Acts of journalism should be shielded from targeted surveillance, data retention and handover of material connected to confidential sources. This is a key early finding from a recent study commissioned by UNESCO on the state of journalistic source protection in 121 countries. In an event in partnership with the Foreign Press Association, we will be joined by the author of the study, Australian journalist and journalism academic Julie Posetti, and other experts to discuss the implications of the findings and what needs to be done to ensure journalists can fully protect their sources.
Granta 131 explores the gaps between representation and reality, and what happens when those distinctions blur. Looking at the human realities behind the topographies of war, Janine di Giovanni and Charles Glass will be in conversation with Granta magazine’s editor Sigrid Rausing about their contributions to the issue.
The Tim Hetherington Trust invites you to celebrate the lives of Tim Hetherington and Chris Hondros with a review of new work by friends, colleagues and others who are continuing the mission to share important stories powerfully told.
In his first trip to London after 400 days in jail, Al Jazeera journalist Peter Greste will discuss his relief at being released as well as calling for the unconditional dismissal of the case against colleagues Baher Mohamed and Mohamed Fahmy. Peter will also talk about how he managed to get through the ordeal and the wider press freedom campaign.
From Egypt to Mexico, Russia to Syria, journalists are increasingly coming under attack. They are murdered, imprisoned and intimidated for doing their job. As executive director of the Committee to Protect Journalists, Joel Simon is on the front line of the global battle for media freedom. He will be joining us to offer an insight into the problems we face and to examine what needs to be done to ensure future generations are not deprived of a free press.
Founded by a group of award-winning photographers committed to covering the stories affecting the world around them and in partnership with Libre, a group of web-passionate developers, Me-Mo is a documentary photography magazine that strives to push the limits of visual storytelling. Following the release of issue #1, out on digital newsstands from 19 January, Me-Mo co-founders Manu Brabo and Fabio Bucciarelli and Libre president Matteo Dispenza, will be joining us at the Frontline Club to present the project and the inspiration behind it, and to talk about how technology is influencing new medias. Brabo and Bucciarelli will also present their work, featured in issue #1, from the Libyan revolution.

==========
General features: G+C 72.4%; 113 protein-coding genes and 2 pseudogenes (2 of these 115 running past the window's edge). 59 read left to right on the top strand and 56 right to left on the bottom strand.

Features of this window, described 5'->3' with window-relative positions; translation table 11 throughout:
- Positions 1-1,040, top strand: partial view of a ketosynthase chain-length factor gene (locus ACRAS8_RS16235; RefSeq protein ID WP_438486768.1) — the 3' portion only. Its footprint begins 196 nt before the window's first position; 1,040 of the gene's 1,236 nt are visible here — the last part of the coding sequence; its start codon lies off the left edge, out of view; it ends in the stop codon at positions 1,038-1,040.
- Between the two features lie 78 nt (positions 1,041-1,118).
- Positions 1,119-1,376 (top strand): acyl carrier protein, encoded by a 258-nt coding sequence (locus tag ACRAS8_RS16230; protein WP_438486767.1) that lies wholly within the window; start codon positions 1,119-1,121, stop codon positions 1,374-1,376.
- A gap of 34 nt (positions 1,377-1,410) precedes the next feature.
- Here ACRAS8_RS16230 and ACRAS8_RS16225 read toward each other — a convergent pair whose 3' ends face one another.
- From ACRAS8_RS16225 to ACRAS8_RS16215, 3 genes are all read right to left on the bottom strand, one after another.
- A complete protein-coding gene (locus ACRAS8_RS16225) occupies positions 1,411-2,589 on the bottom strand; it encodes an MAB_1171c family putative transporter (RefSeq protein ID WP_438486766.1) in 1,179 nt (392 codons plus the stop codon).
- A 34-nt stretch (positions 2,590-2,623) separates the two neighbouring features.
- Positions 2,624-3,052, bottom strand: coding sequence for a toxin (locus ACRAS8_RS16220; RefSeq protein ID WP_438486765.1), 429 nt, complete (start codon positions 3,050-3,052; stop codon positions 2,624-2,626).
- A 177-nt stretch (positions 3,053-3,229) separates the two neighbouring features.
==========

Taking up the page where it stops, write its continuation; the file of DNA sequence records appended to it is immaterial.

Following our event in New York with the Overseas Press Club of America (OPC), they will be coming to London to continue the discussion.
We will be bringing together a panel of freelance journalists and editors to examine what more needs to be done to make sure freelancers are supported by the news industry and have the resources available to prepare themselves for the risks of front-line reporting.
In July 2011, revelations that journalists from The News of the World hacked the phone of murdered schoolgirl Milly Dowler created public outrage. The man behind that story, and the years of investigative work that came before it, was Nick Davies. He will be joining us in conversation with Stewart Purvis, to talk about the investigation, the revelations and the future of press regulation. We will be asking how the press have changed in a post-Leveson world and whether they have really reformed.
With everyone talking about the future of journalism, it’s easy to forget what’s happening now. Do paywalls work? Is the industry still in crisis? Is it still too white and middle class? And where are the jobs?
Grapevine events will be inviting some of the country’s top editors for a night of questions – and answers.
This event is in partnership with BBC World Service.
Cyber pioneer Rafal Rohozinski will be joining us in conversation with Robin Pembrooke, head of product at BBC News Online, to explore what the next generation news organisation will look like and the techniques and technology that they will be using. We will be discussing the possibilities they present as well as the challenges in ensuring the validity and accuracy of content.
The event will follow a day long workshop on Monday 19 May, for details see here.